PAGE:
Fastnet by Rolex/Carlo Borlengi

Fastnet by Rolex/Carlo Borlengi

Fastnet 2009

Spectators along the Cowes shoreline, enjoyed a magnificent, colorful spinnaker start of the Fastnet Race yesterday. Ten knots of wind from the east propelling the 300 strong fleet westwards down the Solent. First away, were the IMOCA 60s. Dee Caffari’s Aviva that made the most positive start towards the pin end. However she was soon overhauled by Seb Josse on BT IMOCA 60 sailing in slightly better breeze on the island side of the course.

The small IRC classes that were next up at the Fastnet start line. They were out through the Needles, with David Lees’ High Tension 36 Hephzibah leading from the 2005 Rolex Fastnet Race winner Iromiguy, Jean-Yves Chateau’s Nicholson 33 in IRC 3B, just ahead of David Collins’ Swan 43 Cisne, leader in IRC 3A.

Then it was the Class 40s turn to take their start with the breeze still from the east. Here it was the two Verdier designs, Giovanni Soldini’s Telecom Italia and the Felippe Cubillos’ Chilean yacht Desafio Cabo de Hornos which made the best starts. By the time they exited the Solent Soldini was tied for the lead with Andrew Dawson’s Spliff and Mike West’s Kerlaria. Five to six miles short of St Alban’s Head, at 1600GMT Tanguy de LaMotte reported from the Class 40 Initiatives Saveurs – Novedia Group that they were upwind, albeit port tack favored, and that having put in a few tacks to get offshore they were making 5-6 knots, but the wind was slowly dying on them.

The biggest boats in the fleet started the Fastnet Race last, led off the line by Mike Slade’s towering Rolex Fastnet Race record holder, the 100ft super-maxi, ICAP Leopard. Luna Rossa, with Flavio Flavini helming and Volvo Ocean Race winner Torben Grael on tactics, followed in their wake with Niklas Zennstrom’s Ran 2 leading Karl Kwok’s Farr 80, Beau Geste up the mainland side.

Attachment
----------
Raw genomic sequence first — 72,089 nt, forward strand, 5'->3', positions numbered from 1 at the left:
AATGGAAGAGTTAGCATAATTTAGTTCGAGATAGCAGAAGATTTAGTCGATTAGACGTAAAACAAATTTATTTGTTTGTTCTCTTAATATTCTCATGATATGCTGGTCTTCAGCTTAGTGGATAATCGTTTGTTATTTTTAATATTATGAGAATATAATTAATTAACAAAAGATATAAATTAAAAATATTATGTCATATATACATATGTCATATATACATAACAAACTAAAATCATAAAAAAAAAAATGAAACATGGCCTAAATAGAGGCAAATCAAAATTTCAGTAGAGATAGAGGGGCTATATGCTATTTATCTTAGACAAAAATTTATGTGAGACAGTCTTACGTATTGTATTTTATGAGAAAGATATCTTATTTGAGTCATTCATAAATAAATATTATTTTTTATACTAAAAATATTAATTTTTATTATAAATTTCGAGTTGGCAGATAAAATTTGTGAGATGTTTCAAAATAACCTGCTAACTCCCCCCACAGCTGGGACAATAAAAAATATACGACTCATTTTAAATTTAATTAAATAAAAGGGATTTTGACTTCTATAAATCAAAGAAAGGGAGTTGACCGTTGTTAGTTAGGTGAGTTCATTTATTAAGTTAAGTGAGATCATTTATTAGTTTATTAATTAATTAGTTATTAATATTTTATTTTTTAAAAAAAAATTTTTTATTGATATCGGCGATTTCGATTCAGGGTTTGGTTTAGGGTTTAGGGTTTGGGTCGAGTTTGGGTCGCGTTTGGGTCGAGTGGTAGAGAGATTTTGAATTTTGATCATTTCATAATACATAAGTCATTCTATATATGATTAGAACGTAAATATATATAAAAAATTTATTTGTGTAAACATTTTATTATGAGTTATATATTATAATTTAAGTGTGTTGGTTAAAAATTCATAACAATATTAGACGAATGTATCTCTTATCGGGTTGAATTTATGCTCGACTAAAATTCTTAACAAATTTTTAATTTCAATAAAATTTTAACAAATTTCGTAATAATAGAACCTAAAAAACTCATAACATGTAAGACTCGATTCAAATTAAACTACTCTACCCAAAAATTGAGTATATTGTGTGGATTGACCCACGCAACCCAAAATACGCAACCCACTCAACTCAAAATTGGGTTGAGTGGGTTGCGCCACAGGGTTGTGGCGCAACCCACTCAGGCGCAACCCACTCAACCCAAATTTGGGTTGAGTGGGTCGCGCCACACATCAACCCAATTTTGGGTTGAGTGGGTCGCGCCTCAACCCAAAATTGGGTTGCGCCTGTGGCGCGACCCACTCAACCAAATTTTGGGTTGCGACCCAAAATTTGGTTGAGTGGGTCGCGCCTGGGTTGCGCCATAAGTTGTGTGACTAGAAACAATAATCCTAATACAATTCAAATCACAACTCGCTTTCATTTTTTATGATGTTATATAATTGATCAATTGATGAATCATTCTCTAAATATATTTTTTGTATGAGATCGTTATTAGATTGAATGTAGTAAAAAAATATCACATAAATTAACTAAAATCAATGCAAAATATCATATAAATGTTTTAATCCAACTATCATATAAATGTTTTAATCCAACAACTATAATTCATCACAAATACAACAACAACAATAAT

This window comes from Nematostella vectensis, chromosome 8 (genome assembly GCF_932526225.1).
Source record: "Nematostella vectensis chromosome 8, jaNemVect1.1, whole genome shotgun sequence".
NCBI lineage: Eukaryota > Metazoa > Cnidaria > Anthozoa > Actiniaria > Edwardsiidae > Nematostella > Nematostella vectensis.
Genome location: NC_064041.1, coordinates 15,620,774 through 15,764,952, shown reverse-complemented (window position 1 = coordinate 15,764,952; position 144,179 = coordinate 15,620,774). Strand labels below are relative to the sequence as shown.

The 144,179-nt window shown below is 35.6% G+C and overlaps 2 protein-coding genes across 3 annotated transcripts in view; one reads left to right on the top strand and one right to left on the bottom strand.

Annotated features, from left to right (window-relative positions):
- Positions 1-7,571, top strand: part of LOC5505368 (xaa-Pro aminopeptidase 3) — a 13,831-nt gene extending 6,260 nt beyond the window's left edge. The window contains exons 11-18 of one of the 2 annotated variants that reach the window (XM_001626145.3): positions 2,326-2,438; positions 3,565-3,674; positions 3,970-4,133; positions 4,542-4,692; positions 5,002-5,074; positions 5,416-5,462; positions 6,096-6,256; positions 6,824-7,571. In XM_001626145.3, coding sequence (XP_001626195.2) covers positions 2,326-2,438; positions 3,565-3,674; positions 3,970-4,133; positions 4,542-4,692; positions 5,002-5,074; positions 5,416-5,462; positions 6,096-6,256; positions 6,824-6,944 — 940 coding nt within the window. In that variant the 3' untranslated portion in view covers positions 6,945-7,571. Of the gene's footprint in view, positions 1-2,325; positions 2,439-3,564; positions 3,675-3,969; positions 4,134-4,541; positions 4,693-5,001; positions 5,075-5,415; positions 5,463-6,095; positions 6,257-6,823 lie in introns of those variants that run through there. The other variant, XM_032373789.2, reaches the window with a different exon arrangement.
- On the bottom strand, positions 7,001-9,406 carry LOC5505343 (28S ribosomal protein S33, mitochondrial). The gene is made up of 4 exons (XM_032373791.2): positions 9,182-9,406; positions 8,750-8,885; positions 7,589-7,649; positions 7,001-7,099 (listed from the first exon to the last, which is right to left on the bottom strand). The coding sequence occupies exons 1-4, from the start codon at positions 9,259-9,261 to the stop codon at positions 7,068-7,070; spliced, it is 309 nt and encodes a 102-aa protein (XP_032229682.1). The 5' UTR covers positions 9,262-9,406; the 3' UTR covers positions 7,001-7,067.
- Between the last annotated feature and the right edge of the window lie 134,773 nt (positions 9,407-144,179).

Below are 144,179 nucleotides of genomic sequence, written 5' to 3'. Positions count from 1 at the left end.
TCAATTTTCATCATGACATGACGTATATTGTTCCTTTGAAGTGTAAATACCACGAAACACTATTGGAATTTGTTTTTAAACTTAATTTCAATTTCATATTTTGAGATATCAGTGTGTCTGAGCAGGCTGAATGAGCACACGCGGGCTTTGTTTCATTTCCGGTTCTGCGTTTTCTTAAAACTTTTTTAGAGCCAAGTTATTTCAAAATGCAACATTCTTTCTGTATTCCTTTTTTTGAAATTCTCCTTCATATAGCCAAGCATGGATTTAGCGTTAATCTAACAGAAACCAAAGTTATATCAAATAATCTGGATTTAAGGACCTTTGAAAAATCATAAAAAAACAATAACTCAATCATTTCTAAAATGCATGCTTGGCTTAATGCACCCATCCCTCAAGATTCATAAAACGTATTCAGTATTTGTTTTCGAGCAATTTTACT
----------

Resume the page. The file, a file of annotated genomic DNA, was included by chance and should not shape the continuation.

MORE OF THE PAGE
Overnight conditions in the Rolex Fastnet Race have ranged from tricky to impossible. While this morning at the 0600 update, Mike Slade’s ICAP Leopard was approaching Lizard Point, the bulk of the 300 strong fleet is now past Portland Bill, the headland to seaward of the 2012 Olympic sailing venue, and were halfway across Lyme Bay bound for the next significant headland, Start Point.

For Slade’s mighty 100ft long supermaxi, the night has been one of mixed fortunes, her speed ranging from relative standstill – 4 knots against the tide midway across Lyme Bay at 2300 – to considerable pace, 26.5 knots at 0500. She is way behind her record pace from 2007 when in the early hours of the first morning she was already around Land’s End, halfway across the Celtic Sea to the Fastnet Rock.

The IMOCA 60s have been doing a good job to stay in contact with ICAP Leopard and this morning the two female skippers hold the top spots – Dee Caffari on Aviva, and Sam Davies and Sidney Gavignet on Artemis Ocean Racing – with Aviva 18 miles astern of the supermaxi. From on board Artemis Ocean Racing, Sam Davies reported conditions as being grey and murky. “Artemis is crashing along upwind on port tack, I have just come off watch and Sidney and Gareth are on deck, trimming and driving. We can see four other boats off our leeward quarter, but the visibility is not too good.”

For the bulk of the fleet astern, last night they faced a classic Rolex Fastnet Race situation with a mighty eastbound current between Portland Bill and St Albans Head combined with insufficient breeze to make headway against it. The majority spent the evening at best at standstill while another group led by Cracklin’ Rosie, Roark and Jackdaw attempted to break south, only to be washed southeast with the help of the tide.

By the early hours of this morning, the tide had turned favourable for the Fastnet fleet but there were distinct winners and losers from the overnight waterborne game of snakes and ladders. In IRC Zero A for example, La Floresta del Mar and Sjambok had managed to sneak past Portland Bill and were away while Fraxious and Flicka IV, who had turned south early, had dropped back to 25 miles astern, no closer to the finish than they had been six hours earlier.

More news and photos from the Fastnet 2009: Not So Fastnet

More Sailing News

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